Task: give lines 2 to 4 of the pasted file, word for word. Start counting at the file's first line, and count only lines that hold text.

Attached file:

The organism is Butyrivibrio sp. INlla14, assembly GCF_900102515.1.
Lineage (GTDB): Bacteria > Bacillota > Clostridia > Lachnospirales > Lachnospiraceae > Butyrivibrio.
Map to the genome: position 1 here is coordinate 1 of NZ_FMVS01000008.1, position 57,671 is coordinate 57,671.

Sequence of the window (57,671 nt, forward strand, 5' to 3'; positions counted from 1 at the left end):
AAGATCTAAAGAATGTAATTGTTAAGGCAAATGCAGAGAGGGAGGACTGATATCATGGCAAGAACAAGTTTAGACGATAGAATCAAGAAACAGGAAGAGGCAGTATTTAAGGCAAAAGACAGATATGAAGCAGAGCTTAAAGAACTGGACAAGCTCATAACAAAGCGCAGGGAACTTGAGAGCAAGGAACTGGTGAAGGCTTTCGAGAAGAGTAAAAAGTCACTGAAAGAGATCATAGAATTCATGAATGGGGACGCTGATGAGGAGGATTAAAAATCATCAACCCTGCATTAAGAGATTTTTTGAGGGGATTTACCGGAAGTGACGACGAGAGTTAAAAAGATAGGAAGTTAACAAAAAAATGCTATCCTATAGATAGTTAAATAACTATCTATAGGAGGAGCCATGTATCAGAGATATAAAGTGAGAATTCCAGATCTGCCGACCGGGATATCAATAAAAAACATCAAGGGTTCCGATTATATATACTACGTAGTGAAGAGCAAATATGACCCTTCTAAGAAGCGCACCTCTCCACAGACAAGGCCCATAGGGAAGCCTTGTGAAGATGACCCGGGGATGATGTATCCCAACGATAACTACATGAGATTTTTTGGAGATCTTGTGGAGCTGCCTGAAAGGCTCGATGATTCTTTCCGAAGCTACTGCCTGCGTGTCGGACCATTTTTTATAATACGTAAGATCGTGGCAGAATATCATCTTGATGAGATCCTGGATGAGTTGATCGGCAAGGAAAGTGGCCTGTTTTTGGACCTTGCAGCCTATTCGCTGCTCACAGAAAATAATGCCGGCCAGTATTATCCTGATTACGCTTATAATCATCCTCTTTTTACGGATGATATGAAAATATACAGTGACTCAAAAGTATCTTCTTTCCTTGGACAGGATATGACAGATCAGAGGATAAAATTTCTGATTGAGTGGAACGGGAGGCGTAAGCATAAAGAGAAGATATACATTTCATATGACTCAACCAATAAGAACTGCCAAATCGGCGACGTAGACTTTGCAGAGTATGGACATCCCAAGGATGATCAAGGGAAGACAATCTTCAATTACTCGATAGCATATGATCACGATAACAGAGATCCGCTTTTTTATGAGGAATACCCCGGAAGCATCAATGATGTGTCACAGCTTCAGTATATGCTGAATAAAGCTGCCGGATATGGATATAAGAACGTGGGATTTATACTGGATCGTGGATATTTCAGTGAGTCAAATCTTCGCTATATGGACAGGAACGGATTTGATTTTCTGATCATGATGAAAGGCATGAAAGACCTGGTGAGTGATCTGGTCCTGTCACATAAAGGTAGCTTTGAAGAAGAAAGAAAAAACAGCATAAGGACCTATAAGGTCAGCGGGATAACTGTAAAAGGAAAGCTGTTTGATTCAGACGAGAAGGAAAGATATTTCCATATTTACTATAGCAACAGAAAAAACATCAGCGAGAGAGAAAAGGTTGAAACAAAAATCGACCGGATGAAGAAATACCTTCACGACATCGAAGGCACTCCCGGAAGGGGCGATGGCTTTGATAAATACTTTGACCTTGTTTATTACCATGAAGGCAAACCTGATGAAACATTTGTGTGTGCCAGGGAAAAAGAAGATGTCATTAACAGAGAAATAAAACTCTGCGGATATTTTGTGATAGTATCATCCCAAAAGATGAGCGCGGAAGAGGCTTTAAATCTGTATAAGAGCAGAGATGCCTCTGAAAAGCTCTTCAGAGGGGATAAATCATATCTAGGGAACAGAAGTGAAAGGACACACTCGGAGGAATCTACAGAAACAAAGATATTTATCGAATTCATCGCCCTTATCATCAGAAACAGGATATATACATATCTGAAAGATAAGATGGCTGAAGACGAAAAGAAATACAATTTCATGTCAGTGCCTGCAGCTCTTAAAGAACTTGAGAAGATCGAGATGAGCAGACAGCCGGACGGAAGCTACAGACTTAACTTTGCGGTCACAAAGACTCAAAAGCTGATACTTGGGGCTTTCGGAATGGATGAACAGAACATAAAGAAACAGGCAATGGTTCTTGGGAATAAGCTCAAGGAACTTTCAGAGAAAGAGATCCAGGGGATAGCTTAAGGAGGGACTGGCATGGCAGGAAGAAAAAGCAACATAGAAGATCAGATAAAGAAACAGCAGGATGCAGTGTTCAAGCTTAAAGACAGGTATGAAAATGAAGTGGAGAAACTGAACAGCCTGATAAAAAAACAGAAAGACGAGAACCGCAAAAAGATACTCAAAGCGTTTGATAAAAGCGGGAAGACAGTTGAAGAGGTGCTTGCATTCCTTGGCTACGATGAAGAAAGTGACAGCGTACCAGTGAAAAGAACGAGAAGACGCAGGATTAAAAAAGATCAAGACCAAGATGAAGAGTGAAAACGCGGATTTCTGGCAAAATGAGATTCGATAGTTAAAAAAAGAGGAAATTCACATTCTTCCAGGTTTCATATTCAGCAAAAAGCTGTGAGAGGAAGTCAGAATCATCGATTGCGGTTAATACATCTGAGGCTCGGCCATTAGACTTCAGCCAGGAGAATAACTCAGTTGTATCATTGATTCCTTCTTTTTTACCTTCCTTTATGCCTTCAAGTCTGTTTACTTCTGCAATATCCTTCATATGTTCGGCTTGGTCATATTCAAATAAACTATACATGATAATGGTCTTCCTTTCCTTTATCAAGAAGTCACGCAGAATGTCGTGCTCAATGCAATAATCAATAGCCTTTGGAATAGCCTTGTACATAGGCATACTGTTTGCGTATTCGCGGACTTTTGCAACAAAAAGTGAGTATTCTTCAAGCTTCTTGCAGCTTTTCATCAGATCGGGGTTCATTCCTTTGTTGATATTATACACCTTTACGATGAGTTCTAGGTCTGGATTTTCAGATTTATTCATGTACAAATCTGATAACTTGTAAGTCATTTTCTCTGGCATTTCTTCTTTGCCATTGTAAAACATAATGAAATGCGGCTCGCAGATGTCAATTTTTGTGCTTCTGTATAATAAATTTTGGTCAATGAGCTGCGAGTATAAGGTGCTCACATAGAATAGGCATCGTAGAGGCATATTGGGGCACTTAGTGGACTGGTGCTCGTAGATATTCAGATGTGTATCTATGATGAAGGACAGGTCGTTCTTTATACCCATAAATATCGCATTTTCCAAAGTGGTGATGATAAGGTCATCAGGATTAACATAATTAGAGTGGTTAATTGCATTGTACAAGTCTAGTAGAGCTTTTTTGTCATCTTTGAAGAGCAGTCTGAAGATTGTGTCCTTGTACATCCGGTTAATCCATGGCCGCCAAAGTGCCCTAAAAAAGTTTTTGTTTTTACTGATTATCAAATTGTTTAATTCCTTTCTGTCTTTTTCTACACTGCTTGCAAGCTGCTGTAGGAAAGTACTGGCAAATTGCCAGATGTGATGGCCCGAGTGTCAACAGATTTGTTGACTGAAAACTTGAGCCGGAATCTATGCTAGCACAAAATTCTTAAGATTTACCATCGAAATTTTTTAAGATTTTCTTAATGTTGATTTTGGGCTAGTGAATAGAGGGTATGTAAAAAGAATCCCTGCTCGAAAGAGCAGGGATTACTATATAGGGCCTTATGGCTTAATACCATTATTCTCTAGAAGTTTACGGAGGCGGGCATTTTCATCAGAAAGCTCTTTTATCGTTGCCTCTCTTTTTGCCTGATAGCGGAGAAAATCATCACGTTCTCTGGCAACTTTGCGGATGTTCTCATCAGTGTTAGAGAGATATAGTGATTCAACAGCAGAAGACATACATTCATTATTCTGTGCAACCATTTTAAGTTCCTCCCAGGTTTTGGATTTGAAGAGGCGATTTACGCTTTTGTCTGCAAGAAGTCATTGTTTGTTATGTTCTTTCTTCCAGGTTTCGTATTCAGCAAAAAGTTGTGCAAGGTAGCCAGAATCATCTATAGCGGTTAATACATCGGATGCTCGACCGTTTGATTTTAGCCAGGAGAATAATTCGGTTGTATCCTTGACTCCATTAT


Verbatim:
Lineage (GTDB): Bacteria > Bacillota > Clostridia > Lachnospirales > Lachnospiraceae > Butyrivibrio.
Map to the genome: position 1 here is coordinate 1 of NZ_FMVS01000008.1, position 57,671 is coordinate 57,671.

Sequence of the window (57,671 nt, forward strand, 5' to 3'; positions counted from 1 at the left end):